New sector-level collective agreement in financial services
In late December 2006, following tense negotiations, strikes and strong opposition, a new sector-level collective agreement was signed for the financial services sector. The new agreement sets out the terms of pay and employment conditions for employees of banks and related financial services enterprises throughout Greece, for the period 2006–2007.
On 22 December 2006, agreement was reached on the signing of a new collective agreement for the financial services sector. This followed several rounds of difficult bargaining negotiations (GR0602105N), accompanied by strikes among bank employees, as well as interventions by the Greek General Confederation of Labour (GSEE), the Greek Federation of Bank Employee Unions (OTOE) and bank representatives. The agreement, which will remain in effect for two years from 1 January 2006 to 31 December 2007, includes pay and non-pay elements, as well as regulations on bank opening hours.
Both sides made concessions in order to secure the new agreement, which provides for two equal annual pay increases, sets the framework for regulating working hours for special service staff working shifts, and legalises evening and Saturday opening hours, during which time staff will work voluntarily and receive additional pay.
In relation to pay, from 1 January 2006, an increase of €44 was agreed on for all brackets of the single wage scale, along with a similar increase of €47 beginning on 1 January 2007. In parallel, the allowances for daytime nursery schools, maternity leave and children’s holiday camps increased by 5% in 2006 and again by 5% in 2007. Prospective housing loans granted to eligible employees also increased from the current loan amount of €100,000 to €150,000.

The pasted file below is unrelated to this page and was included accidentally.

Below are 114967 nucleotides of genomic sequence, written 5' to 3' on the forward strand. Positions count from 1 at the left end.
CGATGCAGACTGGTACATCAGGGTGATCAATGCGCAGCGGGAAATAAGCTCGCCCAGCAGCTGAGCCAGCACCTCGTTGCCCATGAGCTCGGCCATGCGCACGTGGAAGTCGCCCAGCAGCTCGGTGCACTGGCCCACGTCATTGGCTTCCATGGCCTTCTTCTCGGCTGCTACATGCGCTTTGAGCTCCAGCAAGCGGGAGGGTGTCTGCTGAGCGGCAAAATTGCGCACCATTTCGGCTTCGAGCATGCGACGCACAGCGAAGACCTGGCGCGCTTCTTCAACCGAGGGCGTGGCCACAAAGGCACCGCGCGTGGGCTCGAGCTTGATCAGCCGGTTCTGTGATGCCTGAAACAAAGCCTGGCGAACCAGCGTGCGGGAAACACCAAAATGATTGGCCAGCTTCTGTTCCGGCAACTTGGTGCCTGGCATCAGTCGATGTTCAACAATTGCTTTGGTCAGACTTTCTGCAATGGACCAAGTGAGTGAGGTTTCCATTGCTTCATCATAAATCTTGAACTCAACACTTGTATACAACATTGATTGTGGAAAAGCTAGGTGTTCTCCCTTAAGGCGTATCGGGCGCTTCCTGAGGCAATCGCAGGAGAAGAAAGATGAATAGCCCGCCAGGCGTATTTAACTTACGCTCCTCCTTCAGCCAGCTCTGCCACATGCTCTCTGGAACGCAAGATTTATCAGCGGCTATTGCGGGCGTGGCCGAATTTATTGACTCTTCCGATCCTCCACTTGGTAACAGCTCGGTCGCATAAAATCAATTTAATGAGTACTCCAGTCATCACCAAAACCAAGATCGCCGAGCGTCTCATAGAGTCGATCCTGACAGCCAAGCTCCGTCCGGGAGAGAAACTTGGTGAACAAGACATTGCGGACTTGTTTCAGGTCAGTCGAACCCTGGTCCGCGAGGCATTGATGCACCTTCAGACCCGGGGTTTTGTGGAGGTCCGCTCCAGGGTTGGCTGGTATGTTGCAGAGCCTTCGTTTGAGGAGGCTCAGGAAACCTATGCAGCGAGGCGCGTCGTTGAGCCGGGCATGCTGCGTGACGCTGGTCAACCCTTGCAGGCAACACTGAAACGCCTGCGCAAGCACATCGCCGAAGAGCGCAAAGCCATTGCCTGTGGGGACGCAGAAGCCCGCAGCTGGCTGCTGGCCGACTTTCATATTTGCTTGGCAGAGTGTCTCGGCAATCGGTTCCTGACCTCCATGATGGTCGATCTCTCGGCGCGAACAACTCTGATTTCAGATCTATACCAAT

According to the agreement, working hours for special services staff such as information technology (IT) specialists and traders, along with shifts and bonuses, will be regulated through company-level collective agreements; the contracting party for employees will be the most representative company-level trade union.
In addition, rules have been laid down for shift work, evening work and Saturday work for a specific number of special branches, in accordance with the size of each group’s network. Article 10 of the collective agreement stipulates that each bank will determine which of its branches will remain open by way of exception outside of normal working and opening hours, as follows:
- up to 10 branches where the network consists of more than 150 branches;
- up to five branches where the network consists of 31–150 branches;
- up to two branches where the network consists of 1–30 branches.
The abovementioned branches will operate within the following timeframe: from Monday to Friday, during which time the banks will open for business at the time specified in each case and will close before 20.30. On Saturdays, theses branches will open at 10.00 and close before 17.00.
Provision has also been made for the conclusion of company-level collective agreements regarding the other terms and conditions of voluntary evening work and Saturday work of employees in such branches. However, it is specified that employees who work on Saturdays will work a 35-hour week.
Finally, Article 12 of the collective agreement regulates matters concerning the breakdown of regular paid leave as follows: in exceptional cases, employees may, on request, take the leave to which they are entitled in a number of stages within a single calendar year, provided that at least one such period consists of 10 or more consecutive working days.
According to OTOE, the conclusion of this collective agreement represents an important achievement, as it safeguards the institution of sector-wide collective agreements, along with more favourable conditions for employees in the financial services sector. At the same time, employees are set to receive pay increases exceeding €150 on average. OTOE points out that the conclusion of this collective agreement has positive implications for employees in the financial services sector. This is particularly pertinent in light of the fact that the trade union movement in the sector has repeatedly come under attack from the government and the banks in the past, with regard to the insurance system, working hours and the questioning of the sector-wide collective agreement at the beginning of 2006.
Anda Stamati, Labour Institute of Greek General Confederation of Labour (INE-GSEE)